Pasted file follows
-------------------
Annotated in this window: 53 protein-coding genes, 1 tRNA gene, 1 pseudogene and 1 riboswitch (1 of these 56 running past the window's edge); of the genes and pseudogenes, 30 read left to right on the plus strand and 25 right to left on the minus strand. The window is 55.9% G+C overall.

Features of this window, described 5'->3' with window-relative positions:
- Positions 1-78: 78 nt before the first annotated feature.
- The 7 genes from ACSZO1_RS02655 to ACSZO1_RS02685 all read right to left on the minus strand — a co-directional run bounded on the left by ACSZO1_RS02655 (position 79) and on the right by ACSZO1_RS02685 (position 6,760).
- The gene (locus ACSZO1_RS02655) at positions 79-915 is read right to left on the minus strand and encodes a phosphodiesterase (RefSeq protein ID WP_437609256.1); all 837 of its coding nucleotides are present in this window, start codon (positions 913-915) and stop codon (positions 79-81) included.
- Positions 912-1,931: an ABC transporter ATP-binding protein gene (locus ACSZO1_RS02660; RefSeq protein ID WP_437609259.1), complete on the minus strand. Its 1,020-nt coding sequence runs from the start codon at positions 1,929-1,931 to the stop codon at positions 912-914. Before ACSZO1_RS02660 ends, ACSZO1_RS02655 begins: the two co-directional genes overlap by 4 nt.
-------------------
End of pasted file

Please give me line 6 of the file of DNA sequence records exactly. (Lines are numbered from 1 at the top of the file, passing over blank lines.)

- Positions 912-1,931: an ABC transporter ATP-binding protein gene (locus ACSZO1_RS02660; RefSeq protein ID WP_437609259.1), complete on the minus strand. Its 1,020-nt coding sequence runs from the start codon at positions 1,929-1,931 to the stop codon at positions 912-914. Before ACSZO1_RS02660 ends, ACSZO1_RS02655 begins: the two co-directional genes overlap by 4 nt.